From Cells to Structures to Evolutionary Novelties: Creating a continuum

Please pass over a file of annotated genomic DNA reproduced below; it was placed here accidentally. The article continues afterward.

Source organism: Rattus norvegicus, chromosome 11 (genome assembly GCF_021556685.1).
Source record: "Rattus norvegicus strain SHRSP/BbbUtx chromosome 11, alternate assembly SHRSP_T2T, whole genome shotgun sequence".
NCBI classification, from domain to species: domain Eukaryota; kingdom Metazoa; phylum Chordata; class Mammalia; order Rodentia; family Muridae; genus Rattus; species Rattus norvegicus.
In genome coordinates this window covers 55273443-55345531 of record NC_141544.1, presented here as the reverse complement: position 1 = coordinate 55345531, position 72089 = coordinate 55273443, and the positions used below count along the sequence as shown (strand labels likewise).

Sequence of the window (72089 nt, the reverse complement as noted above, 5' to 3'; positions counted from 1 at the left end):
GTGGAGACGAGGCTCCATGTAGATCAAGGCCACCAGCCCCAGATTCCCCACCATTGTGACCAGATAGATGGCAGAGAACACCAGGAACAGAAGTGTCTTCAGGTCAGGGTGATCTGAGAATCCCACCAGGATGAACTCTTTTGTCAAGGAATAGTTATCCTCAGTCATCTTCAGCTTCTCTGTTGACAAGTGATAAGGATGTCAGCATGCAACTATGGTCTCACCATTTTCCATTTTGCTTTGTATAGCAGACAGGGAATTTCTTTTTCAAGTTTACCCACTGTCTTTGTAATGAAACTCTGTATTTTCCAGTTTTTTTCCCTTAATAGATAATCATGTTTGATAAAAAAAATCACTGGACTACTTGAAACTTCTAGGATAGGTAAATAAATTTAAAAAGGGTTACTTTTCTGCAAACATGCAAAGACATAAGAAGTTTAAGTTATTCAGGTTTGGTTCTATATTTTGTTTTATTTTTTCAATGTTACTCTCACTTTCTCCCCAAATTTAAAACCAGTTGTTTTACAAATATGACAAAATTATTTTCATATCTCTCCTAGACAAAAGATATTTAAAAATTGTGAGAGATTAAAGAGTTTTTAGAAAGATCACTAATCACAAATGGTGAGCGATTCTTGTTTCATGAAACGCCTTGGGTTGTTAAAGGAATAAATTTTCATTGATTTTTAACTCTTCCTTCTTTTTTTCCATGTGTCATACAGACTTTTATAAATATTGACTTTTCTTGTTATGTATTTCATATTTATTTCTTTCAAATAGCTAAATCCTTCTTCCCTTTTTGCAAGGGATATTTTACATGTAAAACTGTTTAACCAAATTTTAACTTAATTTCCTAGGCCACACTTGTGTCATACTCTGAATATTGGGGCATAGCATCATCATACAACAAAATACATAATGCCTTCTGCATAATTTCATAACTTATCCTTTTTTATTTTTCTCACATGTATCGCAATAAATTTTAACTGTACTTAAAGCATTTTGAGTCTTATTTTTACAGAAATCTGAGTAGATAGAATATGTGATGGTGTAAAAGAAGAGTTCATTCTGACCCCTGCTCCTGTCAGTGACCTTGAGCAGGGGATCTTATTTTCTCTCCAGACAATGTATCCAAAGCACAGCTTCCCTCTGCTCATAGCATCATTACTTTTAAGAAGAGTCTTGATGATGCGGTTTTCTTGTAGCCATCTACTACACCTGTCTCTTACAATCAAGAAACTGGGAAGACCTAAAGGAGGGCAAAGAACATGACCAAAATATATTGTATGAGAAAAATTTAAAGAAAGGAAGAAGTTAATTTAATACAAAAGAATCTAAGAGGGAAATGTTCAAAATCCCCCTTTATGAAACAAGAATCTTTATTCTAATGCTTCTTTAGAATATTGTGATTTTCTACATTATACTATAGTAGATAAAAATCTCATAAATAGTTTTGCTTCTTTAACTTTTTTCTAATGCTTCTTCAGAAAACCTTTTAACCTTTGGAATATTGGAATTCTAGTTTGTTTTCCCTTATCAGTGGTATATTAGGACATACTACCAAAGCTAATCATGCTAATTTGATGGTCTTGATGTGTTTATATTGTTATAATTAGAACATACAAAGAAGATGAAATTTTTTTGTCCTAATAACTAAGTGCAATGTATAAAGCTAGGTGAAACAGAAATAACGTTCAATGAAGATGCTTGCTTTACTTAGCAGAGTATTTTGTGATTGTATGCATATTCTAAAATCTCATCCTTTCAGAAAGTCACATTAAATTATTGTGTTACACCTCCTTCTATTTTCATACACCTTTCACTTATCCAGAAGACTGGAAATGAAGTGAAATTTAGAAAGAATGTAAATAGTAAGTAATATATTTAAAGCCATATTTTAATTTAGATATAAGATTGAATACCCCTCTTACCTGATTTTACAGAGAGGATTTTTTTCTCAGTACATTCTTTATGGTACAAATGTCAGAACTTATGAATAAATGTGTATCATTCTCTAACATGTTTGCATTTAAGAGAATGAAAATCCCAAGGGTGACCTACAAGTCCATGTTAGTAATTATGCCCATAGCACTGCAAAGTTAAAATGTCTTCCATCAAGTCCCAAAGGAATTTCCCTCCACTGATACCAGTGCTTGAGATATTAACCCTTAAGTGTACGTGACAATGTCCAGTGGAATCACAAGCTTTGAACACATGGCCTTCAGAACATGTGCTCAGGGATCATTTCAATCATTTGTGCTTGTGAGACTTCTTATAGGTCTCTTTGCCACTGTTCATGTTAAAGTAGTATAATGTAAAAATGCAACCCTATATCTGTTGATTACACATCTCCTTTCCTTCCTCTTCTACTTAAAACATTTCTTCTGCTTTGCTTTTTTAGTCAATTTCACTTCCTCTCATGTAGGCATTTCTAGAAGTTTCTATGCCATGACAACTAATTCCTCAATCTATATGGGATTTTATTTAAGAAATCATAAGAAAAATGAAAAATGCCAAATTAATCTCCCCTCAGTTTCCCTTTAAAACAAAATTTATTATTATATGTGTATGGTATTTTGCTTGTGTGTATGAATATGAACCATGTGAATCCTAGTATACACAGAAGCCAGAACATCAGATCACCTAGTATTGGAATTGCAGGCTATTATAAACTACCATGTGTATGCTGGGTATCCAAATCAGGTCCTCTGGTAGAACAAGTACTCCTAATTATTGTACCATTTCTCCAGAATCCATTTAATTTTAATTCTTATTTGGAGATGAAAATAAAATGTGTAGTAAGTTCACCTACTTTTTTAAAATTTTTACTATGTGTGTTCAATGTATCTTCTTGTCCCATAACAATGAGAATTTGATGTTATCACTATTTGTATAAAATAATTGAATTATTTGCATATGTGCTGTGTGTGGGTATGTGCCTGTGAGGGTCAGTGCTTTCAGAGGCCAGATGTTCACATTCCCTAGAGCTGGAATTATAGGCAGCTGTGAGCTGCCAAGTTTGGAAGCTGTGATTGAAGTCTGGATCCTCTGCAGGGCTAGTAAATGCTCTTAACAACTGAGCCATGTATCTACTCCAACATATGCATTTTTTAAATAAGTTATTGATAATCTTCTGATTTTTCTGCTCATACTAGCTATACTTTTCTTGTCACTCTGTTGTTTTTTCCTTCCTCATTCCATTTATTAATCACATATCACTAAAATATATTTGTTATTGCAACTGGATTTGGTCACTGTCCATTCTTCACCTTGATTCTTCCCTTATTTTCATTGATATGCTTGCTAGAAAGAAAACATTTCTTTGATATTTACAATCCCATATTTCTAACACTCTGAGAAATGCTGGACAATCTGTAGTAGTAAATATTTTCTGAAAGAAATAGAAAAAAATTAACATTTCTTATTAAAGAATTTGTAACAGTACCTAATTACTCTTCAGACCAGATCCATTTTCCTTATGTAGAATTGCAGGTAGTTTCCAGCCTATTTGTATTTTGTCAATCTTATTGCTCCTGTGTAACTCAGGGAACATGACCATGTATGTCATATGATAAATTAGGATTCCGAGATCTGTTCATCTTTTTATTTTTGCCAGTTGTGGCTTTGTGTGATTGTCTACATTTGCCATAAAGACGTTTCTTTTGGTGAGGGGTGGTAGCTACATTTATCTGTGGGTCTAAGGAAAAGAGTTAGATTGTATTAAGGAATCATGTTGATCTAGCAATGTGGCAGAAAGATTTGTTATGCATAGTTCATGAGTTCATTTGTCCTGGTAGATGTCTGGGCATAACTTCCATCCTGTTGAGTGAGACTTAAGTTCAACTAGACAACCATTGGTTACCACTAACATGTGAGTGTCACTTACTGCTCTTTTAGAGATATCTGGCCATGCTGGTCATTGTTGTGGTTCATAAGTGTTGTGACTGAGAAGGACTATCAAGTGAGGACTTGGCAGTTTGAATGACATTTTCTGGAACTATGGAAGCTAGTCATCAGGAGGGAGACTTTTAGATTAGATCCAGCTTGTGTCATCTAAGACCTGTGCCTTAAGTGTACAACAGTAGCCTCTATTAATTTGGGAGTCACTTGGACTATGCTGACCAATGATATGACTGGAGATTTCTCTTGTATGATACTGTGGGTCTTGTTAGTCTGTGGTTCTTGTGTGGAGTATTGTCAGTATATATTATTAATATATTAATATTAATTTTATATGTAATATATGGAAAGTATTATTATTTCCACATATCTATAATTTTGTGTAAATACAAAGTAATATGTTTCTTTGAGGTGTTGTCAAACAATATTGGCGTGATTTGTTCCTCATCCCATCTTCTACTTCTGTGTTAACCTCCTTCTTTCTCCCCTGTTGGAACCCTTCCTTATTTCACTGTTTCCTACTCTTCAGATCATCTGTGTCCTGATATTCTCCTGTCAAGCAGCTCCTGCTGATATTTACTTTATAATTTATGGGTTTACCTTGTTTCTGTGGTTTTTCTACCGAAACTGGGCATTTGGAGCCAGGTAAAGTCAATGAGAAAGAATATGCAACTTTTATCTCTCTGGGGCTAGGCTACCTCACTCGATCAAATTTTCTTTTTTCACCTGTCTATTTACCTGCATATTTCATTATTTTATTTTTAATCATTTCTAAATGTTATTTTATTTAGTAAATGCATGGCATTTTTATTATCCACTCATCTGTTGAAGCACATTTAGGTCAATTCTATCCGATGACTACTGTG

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This thematic issue addresses questions of constraints on the evolution of form—physical, biological, and technical. Here, form is defined as an embodiment of a specific structure, which can be hierarchically different yet emerge from the same processes. The focus of this contribution is about how developmental biology and paleontology can be better integrated and compared in order to produce hypotheses about the evolution of form. The constraints on current EvoDevo research stem from the disconnect in the focus of study for developmental geneticists and evolutionary morphologists; the former being interested in early developmental events at a molecular level in a model animal, the latter in late developmental events or comparison between adult forms, at a structural level in non-model animals. In order to truly integrate information from both fields in our understanding of evolutionary processes, morphology needs to be reintegrated in the study of gene expression, and its time frame needs to be extended beyond early developmental stages. Gene expression in non-model organisms also needs to be studied in order to gain perspective into primitive patterning at evolutionary nodes. Hypotheses formed by the comparison of expression patterns and morphologies seen in extant species can then be tested against forms found in the fossil record, coming closer to understanding the mechanisms underlying evolution.
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